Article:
Originally on CodePen

So, you’ve probably seen examples where some DOM elements are rotated on the X/Y/Z axis. This is nothing new as the transform property was introduced a relatively long time ago.

CSS transforms give us the capability to rotate, scale, skew, and translate our elements, The possibilities are endless. But one of the least known properties related to CSS transforms is the perspective property.

perspective basically turns the “space” in which the object is contained into a 3D plane, or as we already know a three-dimensional Cartesian coordinate system (the same X/Y/Z system we use to rotate/scale/skew/translate our elements if we’re using all three planes or at least the Z plane). We can see the effects of the perspective property in this pen:

See the Pen CSS perspective demo by Nicols J Engler (@nicolasjengler) on CodePen.

Notice a few things:

  1. The perspective property is applied to the parent of the children that we want to be three-dimensional. Meaning that its main difference with transform’s own perspective() function (yes, the transform property also has possible value which is said function) is that it applies the 3D Cartesian coordinate system to ALL of it descendants, while the perspective() function only applies the previously named coordinate system to the element.
  2. The higher the value of our perspective property the closer we get to the element, meaning that whatever transformation we apply to it may be more noticeable if we set a small value. This is better seen when applying rotational transforms to our elements.
  3. We specified a value for our element’s transform-origin property. Isn’t this a bit confusing keeping in mind that now we have our parent’s perspective property tampering our transformed elements? If you were asking yourself that, then you’re correct, and we’ll talk a bit more about it below.

As you may have probably guessed, the perspective property has a companion which is the, drum roll please, perspective-origin property. The perspective-origin property is the one in charge to set where our vanishing point is, or to put it simply it determines from what angle we’re looking at our elements. In the pen below, we can see our previous example usage of the perspective property in combination with the perspective-origin property, on the left the value is set to center left and on the right the value is set to center right.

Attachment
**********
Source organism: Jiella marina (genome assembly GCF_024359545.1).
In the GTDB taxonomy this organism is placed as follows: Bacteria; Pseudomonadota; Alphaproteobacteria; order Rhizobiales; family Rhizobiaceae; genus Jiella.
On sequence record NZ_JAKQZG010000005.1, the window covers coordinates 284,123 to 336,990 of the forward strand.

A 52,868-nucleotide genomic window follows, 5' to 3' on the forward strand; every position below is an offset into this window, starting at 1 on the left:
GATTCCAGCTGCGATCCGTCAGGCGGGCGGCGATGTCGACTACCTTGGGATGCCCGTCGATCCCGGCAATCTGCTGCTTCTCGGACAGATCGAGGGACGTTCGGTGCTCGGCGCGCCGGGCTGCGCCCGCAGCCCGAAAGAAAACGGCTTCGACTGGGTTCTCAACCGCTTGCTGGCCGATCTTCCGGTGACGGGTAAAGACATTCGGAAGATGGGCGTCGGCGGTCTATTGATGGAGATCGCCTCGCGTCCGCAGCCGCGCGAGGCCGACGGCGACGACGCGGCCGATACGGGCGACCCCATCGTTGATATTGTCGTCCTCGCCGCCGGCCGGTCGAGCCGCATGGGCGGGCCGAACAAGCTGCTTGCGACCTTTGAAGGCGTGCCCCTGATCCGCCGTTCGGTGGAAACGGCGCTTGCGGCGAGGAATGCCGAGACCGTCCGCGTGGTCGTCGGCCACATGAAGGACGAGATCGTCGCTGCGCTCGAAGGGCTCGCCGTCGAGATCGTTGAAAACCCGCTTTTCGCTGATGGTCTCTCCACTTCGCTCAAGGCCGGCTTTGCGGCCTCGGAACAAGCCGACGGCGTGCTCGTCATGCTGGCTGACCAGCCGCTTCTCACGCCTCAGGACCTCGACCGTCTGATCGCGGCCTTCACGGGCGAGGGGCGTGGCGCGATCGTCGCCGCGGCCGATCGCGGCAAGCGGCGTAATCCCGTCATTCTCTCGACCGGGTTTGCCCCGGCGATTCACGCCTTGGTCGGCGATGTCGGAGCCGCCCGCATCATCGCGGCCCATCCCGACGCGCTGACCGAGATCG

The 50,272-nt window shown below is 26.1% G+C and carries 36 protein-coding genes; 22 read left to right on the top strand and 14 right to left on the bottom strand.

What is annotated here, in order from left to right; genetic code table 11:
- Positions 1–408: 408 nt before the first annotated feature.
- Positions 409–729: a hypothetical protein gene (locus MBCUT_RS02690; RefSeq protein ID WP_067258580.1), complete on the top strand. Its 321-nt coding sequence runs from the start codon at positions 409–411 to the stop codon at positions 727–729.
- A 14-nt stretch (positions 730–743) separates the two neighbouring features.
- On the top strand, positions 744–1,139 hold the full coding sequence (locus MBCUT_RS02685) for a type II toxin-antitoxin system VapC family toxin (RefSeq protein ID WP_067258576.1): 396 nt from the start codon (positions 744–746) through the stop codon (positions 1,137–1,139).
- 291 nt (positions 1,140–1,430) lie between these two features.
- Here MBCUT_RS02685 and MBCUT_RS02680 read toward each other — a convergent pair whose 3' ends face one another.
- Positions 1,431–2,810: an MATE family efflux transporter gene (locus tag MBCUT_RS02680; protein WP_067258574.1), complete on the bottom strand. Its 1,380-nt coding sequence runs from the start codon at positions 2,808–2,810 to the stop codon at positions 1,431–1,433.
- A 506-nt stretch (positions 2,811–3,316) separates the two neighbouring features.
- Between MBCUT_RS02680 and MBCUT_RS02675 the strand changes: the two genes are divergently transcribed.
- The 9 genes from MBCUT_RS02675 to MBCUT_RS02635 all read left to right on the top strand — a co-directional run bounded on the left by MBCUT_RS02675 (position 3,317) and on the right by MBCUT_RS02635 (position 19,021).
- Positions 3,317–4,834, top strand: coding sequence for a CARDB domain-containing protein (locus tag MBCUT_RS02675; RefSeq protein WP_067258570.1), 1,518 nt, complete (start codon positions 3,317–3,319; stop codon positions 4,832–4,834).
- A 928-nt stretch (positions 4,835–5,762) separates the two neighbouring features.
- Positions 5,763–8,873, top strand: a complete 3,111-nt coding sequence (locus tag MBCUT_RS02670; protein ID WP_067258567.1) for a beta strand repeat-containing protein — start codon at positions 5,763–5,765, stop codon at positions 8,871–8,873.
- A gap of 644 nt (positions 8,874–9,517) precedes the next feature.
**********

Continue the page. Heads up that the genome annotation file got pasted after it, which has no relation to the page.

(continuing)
See the Pen CSS perspective & perspective-origin demo by Nicols J Engler (@nicolasjengler) on CodePen.

If we wanted to, we could get rid of both element’s own transform-origin value (set it back to 50% 50%) and work with the parent’s perspective-origin to achieve the same results as in the first pen, but for demonstrational reasons we’re using both transform-origin and perspective-origin properties in this last pen.

Note: the perspective property isn’t a shorthand that includes our previously mentioned perspective-origin property, they both have to be declared separately when writing our CSS.

Finally, let’s add another layer of complexity to the beloved CSS 3D space we’re currently working on. If we’re working with transformations on the Z plane (most likely stacking content on different levels) and you rotate the element on it’s Y axis, you may notice that all of sudden you have no layers and everything seems… flat. That is because our CSS transform-style property is set to a flat value by default. This property basically defines if children elements are in a 3D space or a 2D space, and it has 2 possible values flat and preserve-3d, both are pretty self-explanatory. On the pen below, created by Louis Lazaris, we can check the transform-style property in action.

See the Pen pIgBf by Louis Lazaris (@impressivewebs) on CodePen.